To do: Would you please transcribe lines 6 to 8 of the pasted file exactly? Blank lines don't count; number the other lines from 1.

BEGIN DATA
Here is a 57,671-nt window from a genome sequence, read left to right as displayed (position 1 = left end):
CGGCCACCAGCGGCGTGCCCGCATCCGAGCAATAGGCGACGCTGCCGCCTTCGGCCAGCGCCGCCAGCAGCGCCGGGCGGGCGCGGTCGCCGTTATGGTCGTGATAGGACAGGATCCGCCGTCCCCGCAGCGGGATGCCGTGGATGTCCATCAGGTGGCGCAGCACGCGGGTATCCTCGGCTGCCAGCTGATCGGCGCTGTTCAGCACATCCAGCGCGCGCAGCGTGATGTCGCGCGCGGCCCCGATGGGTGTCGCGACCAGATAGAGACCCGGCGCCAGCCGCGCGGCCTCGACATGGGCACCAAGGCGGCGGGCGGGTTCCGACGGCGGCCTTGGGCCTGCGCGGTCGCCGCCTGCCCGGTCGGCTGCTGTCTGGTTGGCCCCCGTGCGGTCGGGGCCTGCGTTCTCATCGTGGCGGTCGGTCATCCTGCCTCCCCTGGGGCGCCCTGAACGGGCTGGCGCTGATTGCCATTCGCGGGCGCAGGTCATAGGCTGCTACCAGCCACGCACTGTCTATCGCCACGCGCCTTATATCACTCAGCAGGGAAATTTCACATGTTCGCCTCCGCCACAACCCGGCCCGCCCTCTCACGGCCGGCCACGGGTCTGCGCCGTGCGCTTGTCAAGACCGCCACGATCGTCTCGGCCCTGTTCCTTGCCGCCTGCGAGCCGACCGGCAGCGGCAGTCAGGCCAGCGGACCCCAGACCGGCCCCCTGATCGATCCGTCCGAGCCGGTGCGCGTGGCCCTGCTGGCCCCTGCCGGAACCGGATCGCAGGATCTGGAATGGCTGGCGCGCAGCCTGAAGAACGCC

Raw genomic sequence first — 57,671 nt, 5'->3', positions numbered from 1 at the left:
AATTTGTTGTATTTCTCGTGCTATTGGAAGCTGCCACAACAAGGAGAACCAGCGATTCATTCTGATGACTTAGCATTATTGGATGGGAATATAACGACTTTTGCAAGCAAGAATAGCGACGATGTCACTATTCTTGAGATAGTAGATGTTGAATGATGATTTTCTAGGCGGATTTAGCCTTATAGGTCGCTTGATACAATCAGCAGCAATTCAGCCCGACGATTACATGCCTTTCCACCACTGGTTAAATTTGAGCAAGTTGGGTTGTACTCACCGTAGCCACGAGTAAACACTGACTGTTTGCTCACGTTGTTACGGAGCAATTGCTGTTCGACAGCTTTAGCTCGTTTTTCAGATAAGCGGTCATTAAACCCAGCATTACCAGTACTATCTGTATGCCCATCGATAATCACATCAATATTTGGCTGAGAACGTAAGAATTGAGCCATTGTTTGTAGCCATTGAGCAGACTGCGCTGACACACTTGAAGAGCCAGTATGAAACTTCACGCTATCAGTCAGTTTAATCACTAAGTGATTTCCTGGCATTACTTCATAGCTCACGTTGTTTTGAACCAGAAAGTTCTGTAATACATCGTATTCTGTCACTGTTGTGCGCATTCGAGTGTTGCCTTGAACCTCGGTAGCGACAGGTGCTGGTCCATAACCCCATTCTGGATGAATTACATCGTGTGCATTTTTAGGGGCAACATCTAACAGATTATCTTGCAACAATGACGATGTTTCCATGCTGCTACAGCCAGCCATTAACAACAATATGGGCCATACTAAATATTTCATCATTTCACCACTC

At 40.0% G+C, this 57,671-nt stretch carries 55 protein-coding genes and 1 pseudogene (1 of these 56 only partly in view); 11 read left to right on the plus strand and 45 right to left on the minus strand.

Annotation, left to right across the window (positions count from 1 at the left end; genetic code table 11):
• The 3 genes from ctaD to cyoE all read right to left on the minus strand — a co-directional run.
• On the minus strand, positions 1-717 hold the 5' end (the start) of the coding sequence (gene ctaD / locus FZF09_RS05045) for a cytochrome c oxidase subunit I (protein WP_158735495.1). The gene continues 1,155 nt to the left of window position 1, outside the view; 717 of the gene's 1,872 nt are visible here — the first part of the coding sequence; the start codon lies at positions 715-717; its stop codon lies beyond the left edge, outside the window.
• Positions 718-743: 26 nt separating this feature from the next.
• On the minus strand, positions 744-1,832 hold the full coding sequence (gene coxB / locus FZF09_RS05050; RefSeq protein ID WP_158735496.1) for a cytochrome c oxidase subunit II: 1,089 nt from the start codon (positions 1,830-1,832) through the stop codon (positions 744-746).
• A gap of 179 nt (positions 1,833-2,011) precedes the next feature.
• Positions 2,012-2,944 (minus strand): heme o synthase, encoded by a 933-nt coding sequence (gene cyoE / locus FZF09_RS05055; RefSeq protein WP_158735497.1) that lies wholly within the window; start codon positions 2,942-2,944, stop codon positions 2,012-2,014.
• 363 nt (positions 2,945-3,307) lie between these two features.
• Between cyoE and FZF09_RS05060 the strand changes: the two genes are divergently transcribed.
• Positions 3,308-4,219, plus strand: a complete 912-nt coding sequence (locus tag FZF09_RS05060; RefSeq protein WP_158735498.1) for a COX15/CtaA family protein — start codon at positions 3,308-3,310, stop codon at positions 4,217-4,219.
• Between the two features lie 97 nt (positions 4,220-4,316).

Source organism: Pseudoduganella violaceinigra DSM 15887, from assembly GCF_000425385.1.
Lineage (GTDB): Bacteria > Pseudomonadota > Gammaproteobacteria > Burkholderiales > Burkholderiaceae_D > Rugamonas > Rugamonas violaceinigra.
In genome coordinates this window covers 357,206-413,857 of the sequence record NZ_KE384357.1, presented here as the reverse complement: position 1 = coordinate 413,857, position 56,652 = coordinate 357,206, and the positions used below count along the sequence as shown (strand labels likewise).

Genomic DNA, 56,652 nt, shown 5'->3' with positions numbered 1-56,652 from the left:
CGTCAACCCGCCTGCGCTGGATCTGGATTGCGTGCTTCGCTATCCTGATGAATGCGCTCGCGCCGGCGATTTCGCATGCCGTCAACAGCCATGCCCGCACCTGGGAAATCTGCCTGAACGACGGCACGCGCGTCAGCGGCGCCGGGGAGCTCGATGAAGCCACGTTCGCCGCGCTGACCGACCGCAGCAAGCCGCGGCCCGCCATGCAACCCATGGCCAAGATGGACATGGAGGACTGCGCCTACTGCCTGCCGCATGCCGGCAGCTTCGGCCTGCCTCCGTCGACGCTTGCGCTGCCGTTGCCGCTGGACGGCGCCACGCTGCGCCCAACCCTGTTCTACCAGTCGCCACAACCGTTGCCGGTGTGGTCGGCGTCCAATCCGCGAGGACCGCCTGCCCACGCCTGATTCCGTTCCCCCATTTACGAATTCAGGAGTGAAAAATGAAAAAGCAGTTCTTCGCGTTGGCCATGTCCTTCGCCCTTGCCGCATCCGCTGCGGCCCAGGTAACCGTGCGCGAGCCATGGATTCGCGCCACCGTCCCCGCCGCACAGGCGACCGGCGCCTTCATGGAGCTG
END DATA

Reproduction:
Annotation, left to right across the window (positions count from 1 at the left end; genetic code table 11):
• The 3 genes from ctaD to cyoE all read right to left on the minus strand — a co-directional run.
• On the minus strand, positions 1-717 hold the 5' end (the start) of the coding sequence (gene ctaD / locus FZF09_RS05045) for a cytochrome c oxidase subunit I (protein WP_158735495.1). The gene continues 1,155 nt to the left of window position 1, outside the view; 717 of the gene's 1,872 nt are visible here — the first part of the coding sequence; the start codon lies at positions 715-717; its stop codon lies beyond the left edge, outside the window.